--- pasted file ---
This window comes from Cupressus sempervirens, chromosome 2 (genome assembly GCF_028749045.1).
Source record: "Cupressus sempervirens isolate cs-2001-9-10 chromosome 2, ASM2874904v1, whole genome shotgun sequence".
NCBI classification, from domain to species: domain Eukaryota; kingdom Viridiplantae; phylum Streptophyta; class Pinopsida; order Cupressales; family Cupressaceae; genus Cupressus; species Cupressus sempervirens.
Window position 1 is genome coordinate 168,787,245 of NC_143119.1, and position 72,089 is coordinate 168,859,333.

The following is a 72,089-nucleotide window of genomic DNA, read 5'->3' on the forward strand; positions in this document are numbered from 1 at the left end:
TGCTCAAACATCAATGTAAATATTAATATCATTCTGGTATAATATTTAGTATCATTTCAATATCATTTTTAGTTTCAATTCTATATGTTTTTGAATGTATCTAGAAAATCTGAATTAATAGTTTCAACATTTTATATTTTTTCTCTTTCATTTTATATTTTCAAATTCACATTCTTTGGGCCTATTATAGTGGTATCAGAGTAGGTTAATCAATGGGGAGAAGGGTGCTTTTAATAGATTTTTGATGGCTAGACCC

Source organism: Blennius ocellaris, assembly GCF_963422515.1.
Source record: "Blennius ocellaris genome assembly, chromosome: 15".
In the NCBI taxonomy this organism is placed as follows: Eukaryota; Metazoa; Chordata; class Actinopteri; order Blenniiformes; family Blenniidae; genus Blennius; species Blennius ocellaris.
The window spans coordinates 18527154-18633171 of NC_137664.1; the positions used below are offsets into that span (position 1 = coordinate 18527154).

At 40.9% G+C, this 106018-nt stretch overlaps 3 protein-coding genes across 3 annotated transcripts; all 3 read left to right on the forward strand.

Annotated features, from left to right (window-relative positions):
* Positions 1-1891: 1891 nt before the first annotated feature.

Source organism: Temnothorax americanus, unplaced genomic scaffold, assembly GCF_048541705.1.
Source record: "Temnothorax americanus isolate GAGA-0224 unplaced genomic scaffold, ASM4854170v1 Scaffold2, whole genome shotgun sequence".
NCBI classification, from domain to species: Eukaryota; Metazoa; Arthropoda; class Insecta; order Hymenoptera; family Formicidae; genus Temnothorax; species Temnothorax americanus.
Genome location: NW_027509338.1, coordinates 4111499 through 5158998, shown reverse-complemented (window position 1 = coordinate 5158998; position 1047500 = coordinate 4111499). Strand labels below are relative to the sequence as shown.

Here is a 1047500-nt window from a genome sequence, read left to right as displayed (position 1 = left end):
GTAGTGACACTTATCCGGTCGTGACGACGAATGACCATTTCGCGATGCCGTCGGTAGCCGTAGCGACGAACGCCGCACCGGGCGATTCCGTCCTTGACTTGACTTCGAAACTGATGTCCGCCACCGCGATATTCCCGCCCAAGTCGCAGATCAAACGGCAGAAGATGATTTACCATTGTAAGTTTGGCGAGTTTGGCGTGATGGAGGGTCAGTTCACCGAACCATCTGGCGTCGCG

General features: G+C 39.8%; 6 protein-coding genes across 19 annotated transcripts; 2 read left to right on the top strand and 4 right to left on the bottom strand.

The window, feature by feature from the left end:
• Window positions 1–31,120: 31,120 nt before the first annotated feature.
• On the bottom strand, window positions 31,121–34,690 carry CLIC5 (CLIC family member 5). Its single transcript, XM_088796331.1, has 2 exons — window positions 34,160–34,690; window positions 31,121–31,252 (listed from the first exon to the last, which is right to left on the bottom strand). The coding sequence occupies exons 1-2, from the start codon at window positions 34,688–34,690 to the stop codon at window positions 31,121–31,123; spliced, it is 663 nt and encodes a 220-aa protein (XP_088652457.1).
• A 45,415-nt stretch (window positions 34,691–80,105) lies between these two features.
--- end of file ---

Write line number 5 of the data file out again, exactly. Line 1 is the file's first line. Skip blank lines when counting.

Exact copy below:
The following is a 72,089-nucleotide window of genomic DNA, read 5'->3' on the forward strand; positions in this document are numbered from 1 at the left end: